64. Nick

    Hi, which one would you buy between the new KICKR and the Tacx NEO 2T? Thanks

  65. Carter

    When do you expect Tacx to update their product offering and release next gen of Tacx NEO 2T?

  66. Ashes

    Nice review as always Ray.

    A couple of questions from a first time home trainer buyer:

    Will it work with classic v brake bikes? It only mentions disc brakes in the specs.

    And what if my bike is a 10 speed cassette? Will I need to change the 1 speed cassette on the kickr?

    • Yes, works with non-disc brakes. My road bike I used with it in this review is non-disc.

      For a 10-speed you’ll want to change out the cassette on the KICKR to a 10-speed one. It’s pretty quick and easy to do so. Technically you can ride the 10-speed on the 11-speed cassette (for example, my older tri bike is a 10-speed cassette). It works 100% fine for ERG mode where you never shift, but is messy in SIM mode (apps like Zwift where you shift), as it won’t be perfectly aligned at the upper/lower ends.

    • Ashes

      Great, thanks Ray!

      Just ordered the Kickr V5, the Kickr Climb and a 10-speed Shimano cassette.

      Pretty much double of my budget but it got me really excited. ?

  67. Craig

    Now that this is out, and the production quality issues of the 2018 seem to have been resolved:
    I have a Neo 2T working perfectly, but it is awkward and I use it in its most basic format, ERG mode, most of the time, and cannot leave it set up. Given it sounds like the bearings on the 2T need an unavailable proprietary tool, and seem to fail pretty consistently, I’m wondering if anyone would sell the Neo and pickup a Kickr V5?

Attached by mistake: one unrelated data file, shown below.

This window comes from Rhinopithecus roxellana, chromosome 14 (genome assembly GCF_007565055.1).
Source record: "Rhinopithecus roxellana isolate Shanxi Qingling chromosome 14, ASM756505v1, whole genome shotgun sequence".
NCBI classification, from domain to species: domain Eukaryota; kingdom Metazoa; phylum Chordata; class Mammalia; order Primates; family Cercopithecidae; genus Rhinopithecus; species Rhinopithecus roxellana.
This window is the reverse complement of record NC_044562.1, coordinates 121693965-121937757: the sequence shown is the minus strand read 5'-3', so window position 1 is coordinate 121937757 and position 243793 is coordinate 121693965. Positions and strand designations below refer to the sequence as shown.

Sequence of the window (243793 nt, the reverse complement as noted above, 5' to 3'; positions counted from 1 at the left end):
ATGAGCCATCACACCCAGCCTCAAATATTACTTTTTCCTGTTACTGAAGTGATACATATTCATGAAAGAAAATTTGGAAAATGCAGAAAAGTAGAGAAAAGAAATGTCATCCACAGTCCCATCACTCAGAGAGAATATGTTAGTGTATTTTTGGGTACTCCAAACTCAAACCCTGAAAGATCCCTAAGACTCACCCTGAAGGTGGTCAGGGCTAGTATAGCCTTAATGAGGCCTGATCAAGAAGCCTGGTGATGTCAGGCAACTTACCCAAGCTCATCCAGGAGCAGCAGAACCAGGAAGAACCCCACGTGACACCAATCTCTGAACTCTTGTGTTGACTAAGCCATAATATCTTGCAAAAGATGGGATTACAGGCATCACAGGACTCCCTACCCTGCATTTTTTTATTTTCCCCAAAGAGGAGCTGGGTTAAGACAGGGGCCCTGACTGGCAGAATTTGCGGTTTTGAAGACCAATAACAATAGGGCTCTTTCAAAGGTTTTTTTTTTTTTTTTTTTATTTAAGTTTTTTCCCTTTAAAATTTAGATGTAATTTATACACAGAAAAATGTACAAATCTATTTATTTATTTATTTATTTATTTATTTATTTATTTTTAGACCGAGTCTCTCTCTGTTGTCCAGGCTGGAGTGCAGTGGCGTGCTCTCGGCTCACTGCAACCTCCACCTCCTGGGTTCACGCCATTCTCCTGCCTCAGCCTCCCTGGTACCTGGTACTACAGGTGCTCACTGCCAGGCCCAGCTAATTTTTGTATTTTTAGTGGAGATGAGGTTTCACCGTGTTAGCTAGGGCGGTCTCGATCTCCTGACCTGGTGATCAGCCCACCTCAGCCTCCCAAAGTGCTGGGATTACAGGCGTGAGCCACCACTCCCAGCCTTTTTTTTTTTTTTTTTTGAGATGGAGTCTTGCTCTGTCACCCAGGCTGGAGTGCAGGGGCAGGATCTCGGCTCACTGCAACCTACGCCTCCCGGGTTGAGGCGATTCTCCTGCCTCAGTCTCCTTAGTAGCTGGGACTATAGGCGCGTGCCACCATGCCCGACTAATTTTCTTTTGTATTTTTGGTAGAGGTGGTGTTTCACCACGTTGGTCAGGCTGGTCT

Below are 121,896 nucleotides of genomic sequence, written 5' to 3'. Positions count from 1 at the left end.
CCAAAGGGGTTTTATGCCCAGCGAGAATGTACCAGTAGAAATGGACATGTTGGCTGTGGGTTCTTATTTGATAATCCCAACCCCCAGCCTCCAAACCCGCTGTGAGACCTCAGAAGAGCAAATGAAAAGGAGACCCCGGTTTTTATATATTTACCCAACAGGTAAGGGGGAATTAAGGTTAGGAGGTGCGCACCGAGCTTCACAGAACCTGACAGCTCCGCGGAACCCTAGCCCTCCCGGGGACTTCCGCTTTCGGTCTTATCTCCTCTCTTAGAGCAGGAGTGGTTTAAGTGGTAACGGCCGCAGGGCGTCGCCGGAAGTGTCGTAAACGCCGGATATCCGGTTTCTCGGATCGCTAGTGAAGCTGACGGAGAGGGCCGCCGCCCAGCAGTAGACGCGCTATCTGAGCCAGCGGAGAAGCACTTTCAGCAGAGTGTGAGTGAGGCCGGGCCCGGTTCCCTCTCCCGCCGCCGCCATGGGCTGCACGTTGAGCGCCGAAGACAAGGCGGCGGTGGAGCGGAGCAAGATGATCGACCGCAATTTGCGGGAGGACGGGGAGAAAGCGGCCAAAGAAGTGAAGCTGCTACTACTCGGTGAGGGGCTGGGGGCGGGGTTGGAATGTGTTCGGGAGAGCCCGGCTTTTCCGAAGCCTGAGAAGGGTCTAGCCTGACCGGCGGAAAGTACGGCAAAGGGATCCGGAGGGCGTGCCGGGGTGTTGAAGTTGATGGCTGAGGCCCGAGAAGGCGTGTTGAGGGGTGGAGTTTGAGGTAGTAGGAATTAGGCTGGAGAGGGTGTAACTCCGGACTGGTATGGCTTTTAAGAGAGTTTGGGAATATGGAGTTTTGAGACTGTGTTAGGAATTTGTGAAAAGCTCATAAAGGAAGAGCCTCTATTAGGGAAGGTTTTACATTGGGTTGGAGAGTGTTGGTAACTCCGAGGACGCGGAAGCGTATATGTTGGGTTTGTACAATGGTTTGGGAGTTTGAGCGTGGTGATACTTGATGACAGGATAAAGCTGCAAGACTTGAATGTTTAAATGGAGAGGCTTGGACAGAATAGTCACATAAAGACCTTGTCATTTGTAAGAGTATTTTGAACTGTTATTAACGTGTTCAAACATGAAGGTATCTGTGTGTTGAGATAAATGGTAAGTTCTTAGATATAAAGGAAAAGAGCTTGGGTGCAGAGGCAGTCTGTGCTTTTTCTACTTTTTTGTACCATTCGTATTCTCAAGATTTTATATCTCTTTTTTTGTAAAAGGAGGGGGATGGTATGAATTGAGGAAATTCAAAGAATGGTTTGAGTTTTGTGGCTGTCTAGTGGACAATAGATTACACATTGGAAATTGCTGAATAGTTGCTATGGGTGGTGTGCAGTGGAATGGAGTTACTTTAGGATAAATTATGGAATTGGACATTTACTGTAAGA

• Ihsan

      Nope. Not me.

      I have mine since early November 2019 that gets regular use. Haven’t had any issues with it since I’ve got it.

    • Craig

      Have you seen the video/thread on the FB Owners group about the bearing removal?

    • I’m still confused – are there widespread (or even small-spread, or even two-person spread) issues with bearings on a NEO 2T?

      I only see a single individual that wants to swap out their bearings and can’t, because Tacx hasn’t finished the Tacx tool for it yet (but, they even replied in the video saying it’s coming).

      What am I missing here?

    • Craig

      Hello Ray, the owner’s group in FB is rife with bearing issues, among other issues with fans/overheating/freezing, etc, and Drew the guy who runs TacxFacx posted a video recently about how Garmin said they aren’t planning to release a bearing extraction tool for the 2T, its a different spec than the 1/2.
      Admittedly It may just be a very skewed sampling, but it feels at least a bit concerning.

    • Craig

      Ray, sorry now that I reread your comment, I may have missed a more recent response from Garmin saying the tool is coming. If it is then great, I’ll stick with what I have and fingers crossed the fans don’t die and overheat my unit.

      Thanks!

    • Yeah, I’m sure there’s issues – but I just don’t hear a lot of them. Which is a pretty good proxy for whether or not something is an echo chamber. The NEO 2T review has 263 comments on it – and I skimming the last few months – nobody has mentioned bearing or overheating issues.